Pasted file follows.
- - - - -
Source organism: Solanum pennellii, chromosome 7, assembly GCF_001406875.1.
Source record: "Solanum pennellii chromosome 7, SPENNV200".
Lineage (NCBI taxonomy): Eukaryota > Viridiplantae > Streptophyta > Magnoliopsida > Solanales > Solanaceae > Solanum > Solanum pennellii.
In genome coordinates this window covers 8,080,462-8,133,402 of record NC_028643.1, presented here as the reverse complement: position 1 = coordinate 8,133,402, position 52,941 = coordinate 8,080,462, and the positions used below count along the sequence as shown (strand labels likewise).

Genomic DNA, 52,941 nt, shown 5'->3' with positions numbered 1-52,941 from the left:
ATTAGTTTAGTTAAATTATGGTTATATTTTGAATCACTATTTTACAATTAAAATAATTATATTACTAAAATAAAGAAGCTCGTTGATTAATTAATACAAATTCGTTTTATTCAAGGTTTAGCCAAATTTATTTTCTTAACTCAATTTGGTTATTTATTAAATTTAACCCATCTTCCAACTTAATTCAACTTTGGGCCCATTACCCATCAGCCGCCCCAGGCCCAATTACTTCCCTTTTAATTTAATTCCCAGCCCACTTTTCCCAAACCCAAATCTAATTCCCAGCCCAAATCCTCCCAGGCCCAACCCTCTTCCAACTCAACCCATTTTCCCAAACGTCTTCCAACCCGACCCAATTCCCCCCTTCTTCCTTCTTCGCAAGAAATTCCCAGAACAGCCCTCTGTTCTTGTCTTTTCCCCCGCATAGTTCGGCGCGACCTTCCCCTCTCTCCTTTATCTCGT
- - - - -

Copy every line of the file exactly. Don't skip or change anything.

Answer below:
Source organism: Solanum pennellii, chromosome 7, assembly GCF_001406875.1.
Source record: "Solanum pennellii chromosome 7, SPENNV200".
Lineage (NCBI taxonomy): Eukaryota > Viridiplantae > Streptophyta > Magnoliopsida > Solanales > Solanaceae > Solanum > Solanum pennellii.
In genome coordinates this window covers 8,080,462-8,133,402 of record NC_028643.1, presented here as the reverse complement: position 1 = coordinate 8,133,402, position 52,941 = coordinate 8,080,462, and the positions used below count along the sequence as shown (strand labels likewise).

Genomic DNA, 52,941 nt, shown 5'->3' with positions numbered 1-52,941 from the left:
ATTAGTTTAGTTAAATTATGGTTATATTTTGAATCACTATTTTACAATTAAAATAATTATATTACTAAAATAAAGAAGCTCGTTGATTAATTAATACAAATTCGTTTTATTCAAGGTTTAGCCAAATTTATTTTCTTAACTCAATTTGGTTATTTATTAAATTTAACCCATCTTCCAACTTAATTCAACTTTGGGCCCATTACCCATCAGCCGCCCCAGGCCCAATTACTTCCCTTTTAATTTAATTCCCAGCCCACTTTTCCCAAACCCAAATCTAATTCCCAGCCCAAATCCTCCCAGGCCCAACCCTCTTCCAACTCAACCCATTTTCCCAAACGTCTTCCAACCCGACCCAATTCCCCCCTTCTTCCTTCTTCGCAAGAAATTCCCAGAACAGCCCTCTGTTCTTGTCTTTTCCCCCGCATAGTTCGGCGCGACCTTCCCCTCTCTCCTTTATCTCGT